But it does win at being first to come to the public domain. It's allowing people like me to apply for research grants that are going to explore how to interface 2D and 3D digital domains. (if you'll pardon the expression) We are going to take some students in and see what they do... It's a project that no one would have funded for me in Croquet. No matter how good that particular dream promises to be.
I'm not sure what the value of 'virtual space' will be pedagogically. In the interim its greatest value is allowing us to try out a few ideas, to get some funding and some leeway to poke our noses in. To talk to some people about their experiences. To help, perhaps, in the development of the next generation of 3D spaces, by contributing what we've learned.
I wonder, finally, if there is a research group that is accepting educational research from virtual space already out there... if not... I'd be more than willing to start one.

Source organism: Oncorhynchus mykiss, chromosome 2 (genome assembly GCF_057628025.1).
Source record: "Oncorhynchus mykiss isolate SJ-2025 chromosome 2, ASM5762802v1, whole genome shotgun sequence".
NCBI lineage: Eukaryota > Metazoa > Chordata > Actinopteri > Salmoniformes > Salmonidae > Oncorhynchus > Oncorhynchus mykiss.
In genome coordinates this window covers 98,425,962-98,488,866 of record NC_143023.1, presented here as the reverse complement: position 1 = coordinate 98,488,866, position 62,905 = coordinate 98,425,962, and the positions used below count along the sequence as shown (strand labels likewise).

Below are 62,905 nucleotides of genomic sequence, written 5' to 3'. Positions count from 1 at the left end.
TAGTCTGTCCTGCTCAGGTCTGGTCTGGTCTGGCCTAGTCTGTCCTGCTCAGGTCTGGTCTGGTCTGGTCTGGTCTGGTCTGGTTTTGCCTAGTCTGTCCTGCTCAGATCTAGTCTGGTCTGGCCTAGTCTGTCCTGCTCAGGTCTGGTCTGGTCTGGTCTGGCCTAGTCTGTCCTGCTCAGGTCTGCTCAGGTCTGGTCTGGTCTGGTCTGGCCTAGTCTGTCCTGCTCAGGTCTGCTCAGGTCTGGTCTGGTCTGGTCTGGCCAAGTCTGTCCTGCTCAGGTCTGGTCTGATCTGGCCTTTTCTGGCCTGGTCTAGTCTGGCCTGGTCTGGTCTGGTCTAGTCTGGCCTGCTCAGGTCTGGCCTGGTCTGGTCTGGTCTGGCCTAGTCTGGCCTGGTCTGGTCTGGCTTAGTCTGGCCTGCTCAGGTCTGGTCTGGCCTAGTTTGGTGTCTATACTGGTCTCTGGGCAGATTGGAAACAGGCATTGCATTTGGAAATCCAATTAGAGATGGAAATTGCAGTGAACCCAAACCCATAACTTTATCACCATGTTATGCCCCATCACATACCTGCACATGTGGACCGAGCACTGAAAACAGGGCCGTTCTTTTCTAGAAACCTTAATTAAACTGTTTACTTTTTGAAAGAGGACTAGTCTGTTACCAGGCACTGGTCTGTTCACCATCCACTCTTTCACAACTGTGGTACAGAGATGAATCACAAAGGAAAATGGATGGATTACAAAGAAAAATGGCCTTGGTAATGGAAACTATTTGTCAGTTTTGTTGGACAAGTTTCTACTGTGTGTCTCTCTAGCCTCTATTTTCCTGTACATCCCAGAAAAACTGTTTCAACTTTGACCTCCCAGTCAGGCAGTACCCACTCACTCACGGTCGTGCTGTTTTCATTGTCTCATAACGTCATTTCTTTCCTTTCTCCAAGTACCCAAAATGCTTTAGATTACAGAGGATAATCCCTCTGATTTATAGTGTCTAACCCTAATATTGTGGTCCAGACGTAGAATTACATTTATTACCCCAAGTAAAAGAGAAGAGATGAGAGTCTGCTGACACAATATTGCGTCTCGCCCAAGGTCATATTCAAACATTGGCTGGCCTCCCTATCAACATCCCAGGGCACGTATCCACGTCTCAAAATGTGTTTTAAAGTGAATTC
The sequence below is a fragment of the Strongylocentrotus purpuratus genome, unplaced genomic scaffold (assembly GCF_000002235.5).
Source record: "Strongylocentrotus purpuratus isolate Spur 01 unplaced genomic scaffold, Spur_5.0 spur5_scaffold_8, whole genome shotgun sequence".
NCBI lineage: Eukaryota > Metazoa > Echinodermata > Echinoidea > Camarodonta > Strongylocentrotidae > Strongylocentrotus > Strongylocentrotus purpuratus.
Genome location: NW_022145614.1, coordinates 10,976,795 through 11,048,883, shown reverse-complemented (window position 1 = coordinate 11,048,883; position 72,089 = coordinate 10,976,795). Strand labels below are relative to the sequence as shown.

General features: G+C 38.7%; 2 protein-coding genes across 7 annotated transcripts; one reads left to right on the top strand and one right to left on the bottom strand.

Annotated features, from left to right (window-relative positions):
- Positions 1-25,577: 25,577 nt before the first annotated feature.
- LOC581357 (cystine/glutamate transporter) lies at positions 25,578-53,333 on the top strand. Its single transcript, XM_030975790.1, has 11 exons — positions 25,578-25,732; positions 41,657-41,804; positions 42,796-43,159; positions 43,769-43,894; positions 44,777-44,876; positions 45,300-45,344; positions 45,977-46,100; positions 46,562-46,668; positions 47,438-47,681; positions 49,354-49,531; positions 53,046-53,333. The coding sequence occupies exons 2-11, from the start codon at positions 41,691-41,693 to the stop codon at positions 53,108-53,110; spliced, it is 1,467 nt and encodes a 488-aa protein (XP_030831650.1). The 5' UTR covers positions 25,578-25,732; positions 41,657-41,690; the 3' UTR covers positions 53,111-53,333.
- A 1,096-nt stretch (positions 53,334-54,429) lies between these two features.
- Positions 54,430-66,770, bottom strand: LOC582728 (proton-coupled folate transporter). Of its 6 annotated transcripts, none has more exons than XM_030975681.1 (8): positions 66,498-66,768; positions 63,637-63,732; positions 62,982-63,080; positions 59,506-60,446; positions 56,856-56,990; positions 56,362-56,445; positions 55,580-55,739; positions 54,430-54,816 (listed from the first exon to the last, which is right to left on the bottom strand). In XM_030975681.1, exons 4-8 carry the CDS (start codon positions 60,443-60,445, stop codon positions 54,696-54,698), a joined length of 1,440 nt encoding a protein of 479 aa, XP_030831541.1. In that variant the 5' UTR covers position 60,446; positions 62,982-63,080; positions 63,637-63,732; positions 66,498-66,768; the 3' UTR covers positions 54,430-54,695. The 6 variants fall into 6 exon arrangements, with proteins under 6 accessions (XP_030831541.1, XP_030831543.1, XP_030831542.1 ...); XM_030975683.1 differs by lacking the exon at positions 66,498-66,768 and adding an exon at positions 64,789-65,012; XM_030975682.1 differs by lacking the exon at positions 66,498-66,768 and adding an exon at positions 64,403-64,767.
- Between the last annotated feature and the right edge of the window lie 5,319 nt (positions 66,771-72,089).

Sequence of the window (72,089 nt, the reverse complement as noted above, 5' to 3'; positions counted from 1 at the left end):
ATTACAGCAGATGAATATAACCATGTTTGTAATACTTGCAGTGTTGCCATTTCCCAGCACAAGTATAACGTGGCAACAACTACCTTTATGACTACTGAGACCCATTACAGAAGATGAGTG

Very Interesting conversation...
As a researcher, teacher, (and until yesterday - just a hiatus) an art center administrator in SL, I have the following reflections:
I think that SL is part success, part Ponzi scheme. If you read the Official Guide, there is pretty exaggerated optimism across the board, and it is inherent across the media, website, etc. Linden has done a great job of evangelism.
This is not to say that, phenomenologically speaking, that SL is not a significant moment in net society. In many ways, SL mimics the early Web and art community the early Rhizome list, with a fairly tight-knit bunch of early adopters (I have had an account for 4 years, but only active on since November). There are interesting possibilities going on out there, and whether it is lasting isn't really mo concern. The fact that SL has hit a Gladwellian Tipping Point is important itself.
As one of the co-founders of the Second Front (of which Scott is as well) performance group, we have been doing very interesting things with gestalt, happenings, and identity manipulation. The tension between people and their avatars is something amazing to look at and manipulate. In many ways, I feel very Duchampian about recontextualizing my own identity in terms of avatar and location. It's very strange that at one moment, I'm talking to people like Alan Sondheim and folks connected to groups like General Idea, and then on the next breath, you have a horny newbie soccer mom who is asking for a quick romp in the hay. Really surreal.